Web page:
‘The town’s middling rank for emissions reflects personal transport choices and the town’s traffic management.

‘It’s much better-than-expected performance for concentrations reflects the way the city is laid out, with its distinctive mix of grids and roundabouts, and the inclusion of parks and green spaces, which all contribute to this overall effect.’

Nitrogen oxide pollution – famously nitrogen dioxide (NO2) – is known to have damaging effects on the lungs, heart and arteries, and the brain.

It can irritate the lining of the lungs, increasing the risk of infections and asthma.

And recent studies have suggested polluted air can contribute to poorer memory and IQ among children, obesity, dementia, and lower sperm counts or erectile dysfunction. 

Vanessa Smith, a senior cardiac nurse at the British Heart Foundation, said: ‘Our research has shown that air pollution can affect your heart and circulatory health in a number of ways. 

‘For example, it can damage the inside walls of your blood vessels, causing them to become narrower and harder, which can increase your blood pressure and add to the strain of your heart.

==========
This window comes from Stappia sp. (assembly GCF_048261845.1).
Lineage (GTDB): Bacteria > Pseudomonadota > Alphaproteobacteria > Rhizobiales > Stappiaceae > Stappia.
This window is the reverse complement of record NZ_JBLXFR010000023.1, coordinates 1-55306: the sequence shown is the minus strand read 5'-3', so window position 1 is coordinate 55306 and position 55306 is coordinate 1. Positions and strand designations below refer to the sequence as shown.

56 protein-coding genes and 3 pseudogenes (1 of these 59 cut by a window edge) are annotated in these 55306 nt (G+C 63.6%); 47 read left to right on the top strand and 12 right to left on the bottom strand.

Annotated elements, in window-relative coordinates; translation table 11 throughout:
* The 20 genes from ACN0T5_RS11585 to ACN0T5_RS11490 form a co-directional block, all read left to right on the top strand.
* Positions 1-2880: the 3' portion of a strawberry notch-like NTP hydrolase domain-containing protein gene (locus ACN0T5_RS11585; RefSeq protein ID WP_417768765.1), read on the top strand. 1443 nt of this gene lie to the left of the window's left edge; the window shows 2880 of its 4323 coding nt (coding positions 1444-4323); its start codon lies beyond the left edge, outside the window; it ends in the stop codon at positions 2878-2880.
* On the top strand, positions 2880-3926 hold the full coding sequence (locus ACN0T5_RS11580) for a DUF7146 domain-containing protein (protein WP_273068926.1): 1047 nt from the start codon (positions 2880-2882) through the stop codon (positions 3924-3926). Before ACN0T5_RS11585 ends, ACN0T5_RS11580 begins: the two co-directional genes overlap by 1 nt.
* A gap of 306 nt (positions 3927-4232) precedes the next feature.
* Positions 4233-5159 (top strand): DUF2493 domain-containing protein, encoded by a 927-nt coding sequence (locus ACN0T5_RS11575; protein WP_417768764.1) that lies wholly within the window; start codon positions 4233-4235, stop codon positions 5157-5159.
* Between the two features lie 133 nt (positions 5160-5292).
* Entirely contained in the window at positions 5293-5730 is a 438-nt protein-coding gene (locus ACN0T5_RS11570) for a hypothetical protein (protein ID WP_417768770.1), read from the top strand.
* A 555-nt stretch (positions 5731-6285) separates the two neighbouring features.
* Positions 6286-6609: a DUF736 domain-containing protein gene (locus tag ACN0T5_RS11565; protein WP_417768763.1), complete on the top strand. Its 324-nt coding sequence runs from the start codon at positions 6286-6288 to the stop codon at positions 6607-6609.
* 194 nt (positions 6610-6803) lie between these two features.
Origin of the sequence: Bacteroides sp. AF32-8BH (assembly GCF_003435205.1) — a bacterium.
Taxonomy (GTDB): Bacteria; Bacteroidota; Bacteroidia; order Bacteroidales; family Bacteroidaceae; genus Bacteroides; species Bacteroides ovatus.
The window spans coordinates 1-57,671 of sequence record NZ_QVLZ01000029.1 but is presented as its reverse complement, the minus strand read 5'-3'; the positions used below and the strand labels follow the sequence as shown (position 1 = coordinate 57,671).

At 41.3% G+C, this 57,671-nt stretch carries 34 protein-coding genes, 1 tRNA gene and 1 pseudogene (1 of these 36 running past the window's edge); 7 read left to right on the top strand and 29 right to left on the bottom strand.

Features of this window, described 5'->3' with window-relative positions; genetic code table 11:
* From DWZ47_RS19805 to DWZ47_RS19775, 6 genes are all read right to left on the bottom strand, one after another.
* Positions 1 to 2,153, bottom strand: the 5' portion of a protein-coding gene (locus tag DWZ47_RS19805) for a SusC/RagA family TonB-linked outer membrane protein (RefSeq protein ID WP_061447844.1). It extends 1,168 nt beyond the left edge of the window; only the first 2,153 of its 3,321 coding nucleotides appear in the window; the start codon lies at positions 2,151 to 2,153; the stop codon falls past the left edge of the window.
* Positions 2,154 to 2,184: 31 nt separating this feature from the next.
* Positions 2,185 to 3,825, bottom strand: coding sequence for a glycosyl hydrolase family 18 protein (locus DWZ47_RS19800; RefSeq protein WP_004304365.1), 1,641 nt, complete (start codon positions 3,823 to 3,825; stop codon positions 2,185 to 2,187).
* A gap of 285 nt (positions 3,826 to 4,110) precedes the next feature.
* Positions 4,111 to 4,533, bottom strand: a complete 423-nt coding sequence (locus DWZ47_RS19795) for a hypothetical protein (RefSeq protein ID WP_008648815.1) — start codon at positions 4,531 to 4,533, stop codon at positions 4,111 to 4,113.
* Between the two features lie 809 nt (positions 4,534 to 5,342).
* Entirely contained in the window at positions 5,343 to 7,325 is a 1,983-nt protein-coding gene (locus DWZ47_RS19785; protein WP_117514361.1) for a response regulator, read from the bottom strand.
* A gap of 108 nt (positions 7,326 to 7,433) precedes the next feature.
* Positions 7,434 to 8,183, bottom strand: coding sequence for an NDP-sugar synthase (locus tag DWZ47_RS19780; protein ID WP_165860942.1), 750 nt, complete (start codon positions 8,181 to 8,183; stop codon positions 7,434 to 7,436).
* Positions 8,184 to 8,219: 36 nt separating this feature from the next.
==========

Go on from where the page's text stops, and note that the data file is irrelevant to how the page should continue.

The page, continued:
‘Nobody is safe from air pollution, and it is vital that the new Government takes urgent action to protect the nation’s health.’ 

London, generally considered to be the most polluted place in the UK, did not rank among the worst because the scientists expected its air quality to be worse.

Considering the amount of people, roads and buildings in the capital, its concentrations should have been higher, they said.

But initiatives to improve air quality and the popular Transport for London bus and train network meant the city had lower pollution per person than smaller areas. 

Professor MacKenzie’s colleague, Dr Duncan Whyatt from the Lancaster Environment Centre, added: ‘London’s lower-than-expected emissions may be to do with the intense concentration of effort in moving high volumes of people through and around the city. 

‘Its well-developed public infrastructure, means that, for its size, it produces less pollution emissions than, say, Birmingham, which is still very heavily car-dependent.’